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Family Law - I

Legitimacy and Parentage under Muslim Law

In India, our judicial system still allows the practice of personal laws. This means, that every religious community or group can practice and follow the rules and regulations of their own laws, up to a certain point. One such prevalent law in India is the Muslim law or Islamic law. Let us look into Legitimacy and Parentage under Muslim Law.

Legitimacy and Parentage under Muslim Law

How is Paternity Established?

Paternity is the relationship between a child and his paternal figure, i.e. his father. Parentage under Muslim law is not a matter of fact. The only way to establish paternity is by marriage to the mother of the child. So as per Islamic law, maternity is by fact but paternity can only be by marriage.

Hence, if there is no marriage between the mother and the father of the child, then such a child is illegitimate. And as per Sunni Law, such child has no paternity. And according to Shia Law, such a child has neither paternity nor maternity. By conclusion parentage under Muslim law is only available to a legitimate child.

 Parentage under Muslim Law

Legitimacy under Muslim Law

The legitimacy and parentage under Muslim law are closely related to marriage. So a child will be considered legitimate only if he is born in lawful wedlock.

This means that the father (begetter) and the mother (bearer) of the child should have been in a valid lawful marriage at the time of conception. Then the child will be a legitimate child with established paternity and maternity.

Hence under Muslim law, only direct or indirect marriage between the begetter and the bearer of a child can establish the legitimacy of children. If there is not a lawful and direct marriage between the said people, then an indirect marriage can be established if,

  • There is cohabitation of the father and the mother
  • The father acknowledges the mother as his wife
  • The father acknowledges the child as his own. So if the marriage cannot be proven between the father and mother, or there is a doubt as to the paternity of the child, the father can choose to acknowledge the child as his own. This is true for both sins and daughters. It is known as ikrar-e-nasab. Also, such acknowledgement need not be expressed, it can also be implied by conduct.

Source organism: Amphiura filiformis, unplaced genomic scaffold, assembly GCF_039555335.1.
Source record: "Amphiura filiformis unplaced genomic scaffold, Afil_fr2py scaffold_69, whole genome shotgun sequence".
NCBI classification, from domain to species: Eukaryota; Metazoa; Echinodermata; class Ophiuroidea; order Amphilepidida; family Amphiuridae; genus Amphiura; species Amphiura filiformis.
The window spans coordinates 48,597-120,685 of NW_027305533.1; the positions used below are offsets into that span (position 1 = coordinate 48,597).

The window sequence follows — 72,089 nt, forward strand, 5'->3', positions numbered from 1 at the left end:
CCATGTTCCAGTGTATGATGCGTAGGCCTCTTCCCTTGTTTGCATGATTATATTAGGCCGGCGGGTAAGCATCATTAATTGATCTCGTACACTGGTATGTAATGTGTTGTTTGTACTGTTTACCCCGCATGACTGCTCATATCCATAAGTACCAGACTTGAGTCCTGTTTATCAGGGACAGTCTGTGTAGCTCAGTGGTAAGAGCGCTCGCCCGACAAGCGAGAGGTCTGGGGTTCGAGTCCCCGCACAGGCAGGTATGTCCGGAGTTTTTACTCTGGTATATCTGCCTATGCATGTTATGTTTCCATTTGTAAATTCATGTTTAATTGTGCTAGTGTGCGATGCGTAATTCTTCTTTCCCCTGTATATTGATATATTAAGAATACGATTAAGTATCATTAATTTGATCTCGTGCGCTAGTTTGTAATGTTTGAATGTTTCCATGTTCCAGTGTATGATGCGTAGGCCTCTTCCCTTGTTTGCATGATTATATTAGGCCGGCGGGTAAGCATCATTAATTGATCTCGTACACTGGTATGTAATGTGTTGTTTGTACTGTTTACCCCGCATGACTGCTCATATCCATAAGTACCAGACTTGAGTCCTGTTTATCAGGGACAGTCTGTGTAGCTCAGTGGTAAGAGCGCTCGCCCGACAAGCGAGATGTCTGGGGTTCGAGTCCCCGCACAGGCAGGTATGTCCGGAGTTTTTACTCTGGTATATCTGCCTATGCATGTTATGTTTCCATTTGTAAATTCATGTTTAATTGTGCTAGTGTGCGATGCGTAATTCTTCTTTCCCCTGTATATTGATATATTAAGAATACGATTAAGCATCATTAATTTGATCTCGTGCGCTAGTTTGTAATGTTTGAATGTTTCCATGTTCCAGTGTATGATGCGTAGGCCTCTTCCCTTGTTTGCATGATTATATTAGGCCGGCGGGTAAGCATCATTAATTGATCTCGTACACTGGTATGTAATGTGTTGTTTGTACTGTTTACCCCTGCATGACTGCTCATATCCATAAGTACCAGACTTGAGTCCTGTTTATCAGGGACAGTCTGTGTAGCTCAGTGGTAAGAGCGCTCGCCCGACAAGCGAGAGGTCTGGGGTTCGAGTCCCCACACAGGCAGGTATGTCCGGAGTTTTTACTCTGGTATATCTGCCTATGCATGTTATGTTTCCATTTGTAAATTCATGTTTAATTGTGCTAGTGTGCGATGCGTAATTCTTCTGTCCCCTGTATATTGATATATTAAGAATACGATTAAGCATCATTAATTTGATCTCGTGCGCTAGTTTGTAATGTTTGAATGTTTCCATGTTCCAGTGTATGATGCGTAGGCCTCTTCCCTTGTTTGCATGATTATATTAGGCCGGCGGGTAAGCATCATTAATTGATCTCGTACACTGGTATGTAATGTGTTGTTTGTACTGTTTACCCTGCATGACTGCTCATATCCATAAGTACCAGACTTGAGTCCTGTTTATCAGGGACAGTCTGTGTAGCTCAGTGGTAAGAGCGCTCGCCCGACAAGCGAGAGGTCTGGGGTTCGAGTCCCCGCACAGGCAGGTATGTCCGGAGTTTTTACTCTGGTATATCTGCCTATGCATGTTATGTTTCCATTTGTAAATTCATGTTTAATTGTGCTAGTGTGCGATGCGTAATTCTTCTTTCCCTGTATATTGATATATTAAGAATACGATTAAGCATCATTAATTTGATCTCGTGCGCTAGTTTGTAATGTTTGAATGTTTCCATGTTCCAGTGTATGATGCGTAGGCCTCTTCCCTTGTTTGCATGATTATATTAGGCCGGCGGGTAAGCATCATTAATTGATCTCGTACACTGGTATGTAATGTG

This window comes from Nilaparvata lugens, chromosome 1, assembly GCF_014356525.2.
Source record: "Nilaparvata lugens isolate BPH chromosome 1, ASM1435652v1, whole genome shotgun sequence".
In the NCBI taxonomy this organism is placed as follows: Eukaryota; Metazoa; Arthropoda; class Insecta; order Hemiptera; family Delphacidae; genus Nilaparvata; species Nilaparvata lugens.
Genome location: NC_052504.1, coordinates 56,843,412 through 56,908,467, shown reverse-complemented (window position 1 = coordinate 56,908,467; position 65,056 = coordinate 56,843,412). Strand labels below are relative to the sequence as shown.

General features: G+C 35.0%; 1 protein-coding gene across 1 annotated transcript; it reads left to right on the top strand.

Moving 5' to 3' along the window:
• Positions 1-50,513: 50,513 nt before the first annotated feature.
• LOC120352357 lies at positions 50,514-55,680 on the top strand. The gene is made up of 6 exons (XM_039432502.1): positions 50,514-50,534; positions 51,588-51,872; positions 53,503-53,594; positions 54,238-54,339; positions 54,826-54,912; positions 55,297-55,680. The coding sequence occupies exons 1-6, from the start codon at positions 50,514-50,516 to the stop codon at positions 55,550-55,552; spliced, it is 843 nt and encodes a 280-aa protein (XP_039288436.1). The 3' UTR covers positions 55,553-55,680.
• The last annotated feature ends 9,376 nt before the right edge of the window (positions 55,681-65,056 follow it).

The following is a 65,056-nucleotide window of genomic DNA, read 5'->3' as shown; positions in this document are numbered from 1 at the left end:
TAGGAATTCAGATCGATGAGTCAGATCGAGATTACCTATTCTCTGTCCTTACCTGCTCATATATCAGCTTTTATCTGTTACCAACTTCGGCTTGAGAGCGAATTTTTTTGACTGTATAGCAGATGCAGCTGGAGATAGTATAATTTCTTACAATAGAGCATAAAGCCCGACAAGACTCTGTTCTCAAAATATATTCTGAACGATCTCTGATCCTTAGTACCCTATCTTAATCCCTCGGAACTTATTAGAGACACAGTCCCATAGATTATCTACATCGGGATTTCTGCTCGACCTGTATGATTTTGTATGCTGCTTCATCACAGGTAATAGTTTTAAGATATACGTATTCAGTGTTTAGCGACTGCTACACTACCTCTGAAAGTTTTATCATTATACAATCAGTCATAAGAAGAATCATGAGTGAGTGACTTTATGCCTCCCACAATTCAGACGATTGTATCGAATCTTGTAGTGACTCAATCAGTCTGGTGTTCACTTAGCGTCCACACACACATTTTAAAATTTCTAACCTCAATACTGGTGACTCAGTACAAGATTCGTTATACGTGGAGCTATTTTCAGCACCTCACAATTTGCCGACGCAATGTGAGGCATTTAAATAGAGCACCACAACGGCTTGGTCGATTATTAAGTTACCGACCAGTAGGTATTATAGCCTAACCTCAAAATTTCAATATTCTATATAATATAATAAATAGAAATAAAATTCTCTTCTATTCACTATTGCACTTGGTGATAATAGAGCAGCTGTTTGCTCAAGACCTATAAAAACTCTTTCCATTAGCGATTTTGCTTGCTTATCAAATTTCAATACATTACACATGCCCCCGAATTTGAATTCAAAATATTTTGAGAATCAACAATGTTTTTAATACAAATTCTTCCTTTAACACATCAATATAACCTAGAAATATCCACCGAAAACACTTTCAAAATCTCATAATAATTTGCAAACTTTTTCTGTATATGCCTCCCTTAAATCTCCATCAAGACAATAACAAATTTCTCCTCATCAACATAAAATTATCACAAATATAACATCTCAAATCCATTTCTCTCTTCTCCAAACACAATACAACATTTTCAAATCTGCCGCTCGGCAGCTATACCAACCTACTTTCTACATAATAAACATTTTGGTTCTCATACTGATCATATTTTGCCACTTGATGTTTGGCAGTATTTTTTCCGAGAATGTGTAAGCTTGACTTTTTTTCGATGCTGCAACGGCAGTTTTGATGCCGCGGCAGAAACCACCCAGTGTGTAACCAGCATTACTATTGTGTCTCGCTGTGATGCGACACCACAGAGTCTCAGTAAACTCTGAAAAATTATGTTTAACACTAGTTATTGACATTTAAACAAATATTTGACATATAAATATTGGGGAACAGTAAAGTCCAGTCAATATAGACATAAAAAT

Presumptions about Legitimacy

The following are certain presumptions about legitimacy and parentage under Muslim law.

  1. A child born before six months of a marriage is considered illegitimate. However, the father can acknowledge such a child to change the legitimacy status.
  2. A child born after six months is legitimate. However, the putative father can disclaim the child by the use of lian.
  3. A child born after the dissolution of marriage is legitimate if he is born within 10 months as per Shia law or 2 years as per Hanafi Law

Browse more Topics under Family Law I

Indian Evidence Act, 1872: Laws of Legitimacy

In India, the legitimacy of any child no matter his religion is decided by the Indian Evidence Act, 1872. This act states that a child will be legitimate if,

  • is born in the continuance of a valid marriage between the mother of the child and any other man (need not be the father of the child)
  • Is born after 280 days of the dissolution of the marriage as long as the mother did not remarry in such a time.

Solved Question on Parentage under Muslim Law

Q: What are the differences between the present law prevailing in India and Muslim law when it comes to the legitimacy of a child?

Ans: In India, the legitimacy of a child is determined by the Indian Evidence Act, 1872 for all children (both non-Muslim and Muslim). And the two major differences are

  • As Per Muslim law, the child must be conceived in a valid marriage. As per the Evidence Act, the child is legitimate as long as he is born in a legal marriage.
  • A child born for up to 280 days is legitimate according to the evidence act. This differs in Muslim law.
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